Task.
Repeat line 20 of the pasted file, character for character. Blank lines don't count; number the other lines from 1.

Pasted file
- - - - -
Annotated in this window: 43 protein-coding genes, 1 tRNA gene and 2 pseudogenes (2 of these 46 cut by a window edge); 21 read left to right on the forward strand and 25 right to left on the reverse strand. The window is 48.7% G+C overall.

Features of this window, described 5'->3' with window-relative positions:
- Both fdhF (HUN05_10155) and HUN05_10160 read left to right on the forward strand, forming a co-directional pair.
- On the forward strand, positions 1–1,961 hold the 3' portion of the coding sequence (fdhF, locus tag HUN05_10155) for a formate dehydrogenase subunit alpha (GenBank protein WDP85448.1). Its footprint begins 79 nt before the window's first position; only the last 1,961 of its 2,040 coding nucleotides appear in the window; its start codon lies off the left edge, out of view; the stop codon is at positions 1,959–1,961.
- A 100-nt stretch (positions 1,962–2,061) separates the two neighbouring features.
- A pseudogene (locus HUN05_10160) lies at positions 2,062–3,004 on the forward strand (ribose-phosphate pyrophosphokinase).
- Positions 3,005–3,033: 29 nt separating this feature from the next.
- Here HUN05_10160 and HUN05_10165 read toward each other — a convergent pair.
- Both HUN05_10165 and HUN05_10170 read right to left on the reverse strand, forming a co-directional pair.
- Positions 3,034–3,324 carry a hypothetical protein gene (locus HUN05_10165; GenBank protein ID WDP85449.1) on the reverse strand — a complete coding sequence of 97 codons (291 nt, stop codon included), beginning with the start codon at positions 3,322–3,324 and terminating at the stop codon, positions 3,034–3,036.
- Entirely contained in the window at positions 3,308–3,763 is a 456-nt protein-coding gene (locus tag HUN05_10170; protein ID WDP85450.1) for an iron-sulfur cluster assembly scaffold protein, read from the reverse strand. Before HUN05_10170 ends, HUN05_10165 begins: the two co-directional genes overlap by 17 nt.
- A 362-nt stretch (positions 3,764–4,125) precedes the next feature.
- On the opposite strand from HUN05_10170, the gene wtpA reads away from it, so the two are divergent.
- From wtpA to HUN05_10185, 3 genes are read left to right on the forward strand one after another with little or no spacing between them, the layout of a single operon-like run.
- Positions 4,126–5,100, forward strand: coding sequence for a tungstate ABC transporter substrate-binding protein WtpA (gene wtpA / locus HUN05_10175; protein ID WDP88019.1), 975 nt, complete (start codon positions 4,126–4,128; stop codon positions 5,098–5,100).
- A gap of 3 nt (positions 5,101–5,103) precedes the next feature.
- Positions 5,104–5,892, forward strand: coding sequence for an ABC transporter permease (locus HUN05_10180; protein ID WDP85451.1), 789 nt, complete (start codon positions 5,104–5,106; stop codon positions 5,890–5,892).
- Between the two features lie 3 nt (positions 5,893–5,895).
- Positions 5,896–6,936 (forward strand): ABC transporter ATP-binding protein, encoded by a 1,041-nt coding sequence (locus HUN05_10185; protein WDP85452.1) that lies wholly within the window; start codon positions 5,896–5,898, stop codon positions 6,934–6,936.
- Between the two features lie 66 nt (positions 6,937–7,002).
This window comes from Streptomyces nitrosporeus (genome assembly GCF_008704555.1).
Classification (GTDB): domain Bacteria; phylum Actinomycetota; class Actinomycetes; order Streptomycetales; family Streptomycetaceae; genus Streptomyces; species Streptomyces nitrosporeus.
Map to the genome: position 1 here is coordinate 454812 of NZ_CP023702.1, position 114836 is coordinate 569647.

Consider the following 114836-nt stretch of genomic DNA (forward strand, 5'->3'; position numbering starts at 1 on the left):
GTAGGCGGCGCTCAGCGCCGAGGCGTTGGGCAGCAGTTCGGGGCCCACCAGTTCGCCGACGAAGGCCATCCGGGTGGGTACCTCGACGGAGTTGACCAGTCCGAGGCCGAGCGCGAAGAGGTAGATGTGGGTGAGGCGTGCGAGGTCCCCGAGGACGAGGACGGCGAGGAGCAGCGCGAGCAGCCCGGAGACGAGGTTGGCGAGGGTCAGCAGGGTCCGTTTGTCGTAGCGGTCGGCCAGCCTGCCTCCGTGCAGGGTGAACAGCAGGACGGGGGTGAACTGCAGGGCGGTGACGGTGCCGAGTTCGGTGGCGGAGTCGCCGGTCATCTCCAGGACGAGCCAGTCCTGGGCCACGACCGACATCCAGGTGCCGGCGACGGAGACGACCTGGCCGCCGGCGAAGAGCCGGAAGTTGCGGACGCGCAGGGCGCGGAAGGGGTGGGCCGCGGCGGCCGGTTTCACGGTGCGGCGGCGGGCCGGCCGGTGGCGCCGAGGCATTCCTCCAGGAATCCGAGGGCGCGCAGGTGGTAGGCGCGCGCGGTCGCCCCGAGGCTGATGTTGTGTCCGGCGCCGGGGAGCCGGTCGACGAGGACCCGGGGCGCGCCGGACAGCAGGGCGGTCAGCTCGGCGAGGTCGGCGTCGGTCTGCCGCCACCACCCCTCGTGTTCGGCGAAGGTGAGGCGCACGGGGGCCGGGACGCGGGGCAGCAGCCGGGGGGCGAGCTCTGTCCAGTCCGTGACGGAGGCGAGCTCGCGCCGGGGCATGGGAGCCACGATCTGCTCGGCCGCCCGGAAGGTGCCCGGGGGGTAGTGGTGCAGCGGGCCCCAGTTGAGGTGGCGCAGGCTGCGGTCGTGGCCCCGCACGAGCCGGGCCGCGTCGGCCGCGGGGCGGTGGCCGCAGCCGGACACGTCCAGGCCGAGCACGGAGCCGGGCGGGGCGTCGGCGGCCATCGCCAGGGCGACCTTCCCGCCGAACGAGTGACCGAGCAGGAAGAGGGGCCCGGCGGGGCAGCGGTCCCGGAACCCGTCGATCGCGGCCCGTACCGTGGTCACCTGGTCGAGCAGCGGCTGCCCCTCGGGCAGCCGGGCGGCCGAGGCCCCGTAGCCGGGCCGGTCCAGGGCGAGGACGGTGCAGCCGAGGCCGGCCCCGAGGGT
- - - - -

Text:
- Between the two features lie 66 nt (positions 6,937–7,002).